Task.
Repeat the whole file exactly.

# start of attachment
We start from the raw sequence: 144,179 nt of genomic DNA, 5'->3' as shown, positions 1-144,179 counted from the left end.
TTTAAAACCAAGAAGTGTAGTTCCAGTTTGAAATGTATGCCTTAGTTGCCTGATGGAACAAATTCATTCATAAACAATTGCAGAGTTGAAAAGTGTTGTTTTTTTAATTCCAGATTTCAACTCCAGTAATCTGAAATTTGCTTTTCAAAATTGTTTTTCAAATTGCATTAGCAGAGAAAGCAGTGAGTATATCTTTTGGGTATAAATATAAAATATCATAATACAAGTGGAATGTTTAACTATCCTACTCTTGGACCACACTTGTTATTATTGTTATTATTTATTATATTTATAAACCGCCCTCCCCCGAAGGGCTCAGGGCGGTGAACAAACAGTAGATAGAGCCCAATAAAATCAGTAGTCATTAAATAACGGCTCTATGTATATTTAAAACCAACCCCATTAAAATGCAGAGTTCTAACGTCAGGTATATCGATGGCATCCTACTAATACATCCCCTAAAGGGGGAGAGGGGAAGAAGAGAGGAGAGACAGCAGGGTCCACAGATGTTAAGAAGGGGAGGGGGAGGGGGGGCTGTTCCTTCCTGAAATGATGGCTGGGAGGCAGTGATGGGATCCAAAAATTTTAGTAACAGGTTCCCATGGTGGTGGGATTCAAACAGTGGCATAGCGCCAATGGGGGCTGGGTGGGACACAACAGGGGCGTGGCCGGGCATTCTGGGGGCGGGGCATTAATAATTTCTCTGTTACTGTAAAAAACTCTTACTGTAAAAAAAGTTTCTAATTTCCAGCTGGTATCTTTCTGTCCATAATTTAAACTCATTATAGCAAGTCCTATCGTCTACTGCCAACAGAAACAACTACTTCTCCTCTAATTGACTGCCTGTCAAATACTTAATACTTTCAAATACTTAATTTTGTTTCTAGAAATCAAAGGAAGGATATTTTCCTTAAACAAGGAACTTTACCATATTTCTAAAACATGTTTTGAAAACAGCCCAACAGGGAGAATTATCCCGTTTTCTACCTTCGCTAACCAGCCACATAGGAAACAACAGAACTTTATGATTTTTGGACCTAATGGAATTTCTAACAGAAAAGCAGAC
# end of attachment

We start from the raw sequence: 144,179 nt of genomic DNA, 5'->3' as shown, positions 1-144,179 counted from the left end.
TTTAAAACCAAGAAGTGTAGTTCCAGTTTGAAATGTATGCCTTAGTTGCCTGATGGAACAAATTCATTCATAAACAATTGCAGAGTTGAAAAGTGTTGTTTTTTTAATTCCAGATTTCAACTCCAGTAATCTGAAATTTGCTTTTCAAAATTGTTTTTCAAATTGCATTAGCAGAGAAAGCAGTGAGTATATCTTTTGGGTATAAATATAAAATATCATAATACAAGTGGAATGTTTAACTATCCTACTCTTGGACCACACTTGTTATTATTGTTATTATTTATTATATTTATAAACCGCCCTCCCCCGAAGGGCTCAGGGCGGTGAACAAACAGTAGATAGAGCCCAATAAAATCAGTAGTCATTAAATAACGGCTCTATGTATATTTAAAACCAACCCCATTAAAATGCAGAGTTCTAACGTCAGGTATATCGATGGCATCCTACTAATACATCCCCTAAAGGGGGAGAGGGGAAGAAGAGAGGAGAGACAGCAGGGTCCACAGATGTTAAGAAGGGGAGGGGGAGGGGGGGCTGTTCCTTCCTGAAATGATGGCTGGGAGGCAGTGATGGGATCCAAAAATTTTAGTAACAGGTTCCCATGGTGGTGGGATTCAAACAGTGGCATAGCGCCAATGGGGGCTGGGTGGGACACAACAGGGGCGTGGCCGGGCATTCTGGGGGCGGGGCATTAATAATTTCTCTGTTACTGTAAAAAACTCTTACTGTAAAAAAAGTTTCTAATTTCCAGCTGGTATCTTTCTGTCCATAATTTAAACTCATTATAGCAAGTCCTATCGTCTACTGCCAACAGAAACAACTACTTCTCCTCTAATTGACTGCCTGTCAAATACTTAATACTTTCAAATACTTAATTTTGTTTCTAGAAATCAAAGGAAGGATATTTTCCTTAAACAAGGAACTTTACCATATTTCTAAAACATGTTTTGAAAACAGCCCAACAGGGAGAATTATCCCGTTTTCTACCTTCGCTAACCAGCCACATAGGAAACAACAGAACTTTATGATTTTTGGACCTAATGGAATTTCTAACAGAAAAGCAGAC